Overall, the committee noted some recurring methodologic problems in the draft IRIS assessment of formaldehyde. Many of the problems are similar to those which have been reported over the last decade by other NRC committees tasked with reviewing EPA's IRIS assessments for other chemicals. Problems with clarity and transparency of the methods appear to be a repeating theme over the years, even though the documents appear to have grown considerably in length. In the roughly 1,000-page draft reviewed by the present committee, little beyond a brief introductory chapter could be found on the methods for conducting the assessment. Numerous EPA guidelines are cited, but their role in the preparation of the assessment is not clear. In general, the committee found that the draft was not prepared in a consistent fashion; it lacks clear links to an underlying conceptual framework; and it does not contain sufficient documentation on methods and criteria for identifying evidence from epidemiologic and experimental studies, for critically evaluating individual studies, for assessing the weight of evidence, and for selecting studies for derivation of the RfCs and unit risk estimates.

Congress could address problems with IRIS by moving its functions and funding into the Toxic Substances Control Act (TSCA) program at EPA. This action should garner broad support given that the recent TSCA reform law gained overwhelming bipartisan approval in Congress and was signed by President Obama last spring.

TSCA's requirements for reliance on "best available, peer reviewed science" as well as weight of the evidence consideration could make IRIS evaluations more meaningful.  In addition, as part of a formal regulatory program, chemical assessments would hopefully be more transparent.

Like IRIS, EPA's Safer Choice program (formerly called "Design for the Environment") is a non-regulatory program that has public policy and marketplace impacts. The program calls on companies to eliminate certain chemicals from their products voluntarily, largely based on hazard rather than actual risk. Yet "hazard" simply represents the potential for danger given specific circumstances and/or exposures. For example, water is hazardous because excessive consumption can produce fatal "water intoxification" or hyponatraemia.  But we don't need to ban or "voluntarily" phase out water.

Accordingly, Safer Choice is forcing product reformulations without justification, and many useful products may be eliminated from the market.  For example, EPA has used this program to force certain flame retardant chemicals from the marketplace, without much regard for the fact that replacements may not work as well.  The end result may well be increased fire risks and needless loss of life and property.

Safer Choice is not only and duplicative of other programs, it has adverse and potentially dangerous market impacts.  Congress can, and should, defund the program with an appropriations line item that prohibits EPA spending on the Safer Choice program.


Green deaths: The forgotten dangers of solar panels

In recent years, thousands of solar panels have been placed on Australian roofs, and millions installed around the world. But how safe are they?

According to Safework Australia, each year about 30 Australians die in falls from a height, although the number of people involved in installing or maintaining solar panels is not broken down.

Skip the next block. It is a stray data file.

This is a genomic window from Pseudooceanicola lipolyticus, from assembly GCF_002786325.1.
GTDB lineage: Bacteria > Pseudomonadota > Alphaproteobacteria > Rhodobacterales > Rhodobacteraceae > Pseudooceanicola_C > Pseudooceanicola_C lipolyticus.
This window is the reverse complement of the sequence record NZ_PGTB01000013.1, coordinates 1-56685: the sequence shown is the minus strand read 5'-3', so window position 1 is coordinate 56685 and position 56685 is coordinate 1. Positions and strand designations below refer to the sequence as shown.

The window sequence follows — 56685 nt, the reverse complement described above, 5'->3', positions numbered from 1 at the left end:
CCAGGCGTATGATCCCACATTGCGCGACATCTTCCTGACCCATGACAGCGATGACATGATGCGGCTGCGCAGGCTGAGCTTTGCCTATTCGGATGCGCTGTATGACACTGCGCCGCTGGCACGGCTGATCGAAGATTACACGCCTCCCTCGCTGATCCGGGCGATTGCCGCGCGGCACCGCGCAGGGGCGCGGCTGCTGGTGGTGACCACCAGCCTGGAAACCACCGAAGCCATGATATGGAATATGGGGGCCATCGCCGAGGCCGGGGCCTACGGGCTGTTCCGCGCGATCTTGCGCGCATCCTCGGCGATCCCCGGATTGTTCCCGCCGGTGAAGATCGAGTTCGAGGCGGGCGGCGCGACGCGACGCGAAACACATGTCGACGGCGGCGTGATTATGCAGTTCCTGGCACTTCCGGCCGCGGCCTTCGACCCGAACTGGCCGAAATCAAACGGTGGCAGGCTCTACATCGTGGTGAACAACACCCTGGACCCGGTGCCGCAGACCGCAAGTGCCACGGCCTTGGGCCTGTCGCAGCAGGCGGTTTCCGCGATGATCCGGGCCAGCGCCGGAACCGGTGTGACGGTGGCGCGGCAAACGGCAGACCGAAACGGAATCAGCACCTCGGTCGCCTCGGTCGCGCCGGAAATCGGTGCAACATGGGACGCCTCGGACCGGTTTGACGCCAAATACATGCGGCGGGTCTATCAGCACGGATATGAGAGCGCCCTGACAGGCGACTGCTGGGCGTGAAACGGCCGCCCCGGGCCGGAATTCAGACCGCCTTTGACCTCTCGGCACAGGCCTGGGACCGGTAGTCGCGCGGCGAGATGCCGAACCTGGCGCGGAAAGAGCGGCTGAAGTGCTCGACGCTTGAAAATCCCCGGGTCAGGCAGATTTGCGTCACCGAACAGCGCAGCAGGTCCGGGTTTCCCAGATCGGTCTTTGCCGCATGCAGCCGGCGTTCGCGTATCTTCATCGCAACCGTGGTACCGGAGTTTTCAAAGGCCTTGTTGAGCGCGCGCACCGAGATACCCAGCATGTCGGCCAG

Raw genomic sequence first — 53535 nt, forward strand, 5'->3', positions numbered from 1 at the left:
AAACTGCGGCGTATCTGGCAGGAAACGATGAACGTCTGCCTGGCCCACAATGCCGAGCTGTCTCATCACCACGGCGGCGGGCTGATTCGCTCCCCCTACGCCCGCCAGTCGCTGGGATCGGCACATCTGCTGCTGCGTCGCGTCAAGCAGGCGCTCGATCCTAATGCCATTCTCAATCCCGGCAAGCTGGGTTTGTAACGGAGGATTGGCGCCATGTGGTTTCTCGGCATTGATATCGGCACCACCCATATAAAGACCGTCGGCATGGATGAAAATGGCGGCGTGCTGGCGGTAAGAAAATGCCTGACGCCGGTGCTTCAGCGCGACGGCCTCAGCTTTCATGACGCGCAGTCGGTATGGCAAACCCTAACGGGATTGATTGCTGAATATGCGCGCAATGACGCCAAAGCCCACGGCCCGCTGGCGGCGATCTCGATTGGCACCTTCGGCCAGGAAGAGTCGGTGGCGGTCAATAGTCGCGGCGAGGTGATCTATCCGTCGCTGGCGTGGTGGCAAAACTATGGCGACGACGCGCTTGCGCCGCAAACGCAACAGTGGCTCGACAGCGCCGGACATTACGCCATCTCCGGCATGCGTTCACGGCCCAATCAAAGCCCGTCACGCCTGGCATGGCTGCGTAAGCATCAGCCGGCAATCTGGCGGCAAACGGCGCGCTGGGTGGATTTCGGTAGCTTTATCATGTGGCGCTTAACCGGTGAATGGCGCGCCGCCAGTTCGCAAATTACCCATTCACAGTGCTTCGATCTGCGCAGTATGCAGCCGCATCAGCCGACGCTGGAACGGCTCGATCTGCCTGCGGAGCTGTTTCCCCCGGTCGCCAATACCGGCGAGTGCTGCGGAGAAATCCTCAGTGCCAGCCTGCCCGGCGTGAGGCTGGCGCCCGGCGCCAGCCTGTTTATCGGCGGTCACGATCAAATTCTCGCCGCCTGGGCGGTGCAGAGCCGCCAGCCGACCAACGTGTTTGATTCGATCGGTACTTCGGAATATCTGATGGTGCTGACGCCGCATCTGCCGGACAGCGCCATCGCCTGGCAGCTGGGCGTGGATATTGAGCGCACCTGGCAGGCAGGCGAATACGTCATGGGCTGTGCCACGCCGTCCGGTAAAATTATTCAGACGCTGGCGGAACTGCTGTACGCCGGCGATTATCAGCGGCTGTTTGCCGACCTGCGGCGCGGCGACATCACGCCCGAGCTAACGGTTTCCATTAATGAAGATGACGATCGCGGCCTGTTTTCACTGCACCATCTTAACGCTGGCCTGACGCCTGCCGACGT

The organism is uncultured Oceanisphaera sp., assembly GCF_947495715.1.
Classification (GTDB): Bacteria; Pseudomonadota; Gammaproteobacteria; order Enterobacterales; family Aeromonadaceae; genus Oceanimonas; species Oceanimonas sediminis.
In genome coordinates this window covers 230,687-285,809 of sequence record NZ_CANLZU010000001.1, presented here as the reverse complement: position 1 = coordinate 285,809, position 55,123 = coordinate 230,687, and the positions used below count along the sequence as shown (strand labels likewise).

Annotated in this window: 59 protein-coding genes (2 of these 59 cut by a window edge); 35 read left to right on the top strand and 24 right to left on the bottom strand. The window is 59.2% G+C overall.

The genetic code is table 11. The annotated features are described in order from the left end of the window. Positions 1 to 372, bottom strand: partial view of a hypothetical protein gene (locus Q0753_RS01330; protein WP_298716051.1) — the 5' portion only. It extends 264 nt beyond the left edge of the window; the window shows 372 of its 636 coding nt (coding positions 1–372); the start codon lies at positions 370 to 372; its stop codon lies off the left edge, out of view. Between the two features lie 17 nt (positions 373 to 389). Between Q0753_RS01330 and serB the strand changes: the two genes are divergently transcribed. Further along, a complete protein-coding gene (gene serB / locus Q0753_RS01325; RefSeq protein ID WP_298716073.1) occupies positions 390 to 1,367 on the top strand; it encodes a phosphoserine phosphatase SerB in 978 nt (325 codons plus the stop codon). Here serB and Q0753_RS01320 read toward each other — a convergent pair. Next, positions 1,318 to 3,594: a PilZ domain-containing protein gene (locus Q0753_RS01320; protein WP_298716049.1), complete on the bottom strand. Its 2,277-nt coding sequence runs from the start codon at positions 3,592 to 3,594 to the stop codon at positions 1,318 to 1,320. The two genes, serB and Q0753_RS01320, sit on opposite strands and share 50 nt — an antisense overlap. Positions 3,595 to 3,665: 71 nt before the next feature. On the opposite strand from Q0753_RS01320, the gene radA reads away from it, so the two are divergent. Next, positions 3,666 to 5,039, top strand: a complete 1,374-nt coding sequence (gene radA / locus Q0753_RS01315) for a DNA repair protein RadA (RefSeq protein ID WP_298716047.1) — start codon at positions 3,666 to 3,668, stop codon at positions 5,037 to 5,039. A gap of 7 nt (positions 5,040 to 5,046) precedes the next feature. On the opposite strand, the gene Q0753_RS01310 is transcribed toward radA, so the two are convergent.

Some falls involving people installing or maintaining solar panels are not reported as part of work-related statistics, and then there are people electrocuted when they come into contact with power lines.

In California, where solar panels have been embraced enthusiastically, there has been a rash of deaths like this one, this one, and another three in quick succession. However, it is a worldwide phenomenon, so much so that statistics show roofing is more dangerous than coal mining.

Because of our propensity to put panels on roofs, solar is in fact, far more dangerous than many forms of power generation,  three times more dangerous than wind power and more than 10 times more dangerous than nuclear power, by comparison to the amount of power produced.

This study puts it in perspective, using figures from the United States:

The fifty actual deaths from roof installation accidents for 1.5 million roof installations is equal to the actual deaths experienced so far from Chernobyl. If all 80 million residential roofs in the USA had solar power installed then one would expect 9 times the annual roofing deaths of 300 people or 2700 people (roofers to die). This would generate about 240 TWh of power each year. (30% of the power generated from nuclear power in the USA). 90 people per year over an optimistic life of 30 years for the panels not including maintenance or any electrical shock incidents.

There is an argument, however, that solar power may ultimately be safer than coal-fired generation because of the reduction in pollution. Ironically enough, however, solar power is far more dangerous than nuclear, even in a year when an accident like the disaster at Fukushima occurs.



For more postings from me, see  DISSECTING LEFTISM, TONGUE-TIED, EDUCATION WATCH INTERNATIONAL, POLITICAL CORRECTNESS WATCH, FOOD & HEALTH SKEPTIC and AUSTRALIAN POLITICS. Home Pages are   here or   here or   here.  Email me (John Ray) here.  

Preserving the graphics:  Most graphics on this site are hotlinked from elsewhere.  But hotlinked graphics sometimes have only a short life -- as little as a week in some cases.  After that they no longer come up.  From January 2011 on, therefore, I have posted a monthly copy of everything on this blog to a separate site where I can host text and graphics together -- which should make the graphics available even if they are no longer coming up on this site.  See  here or here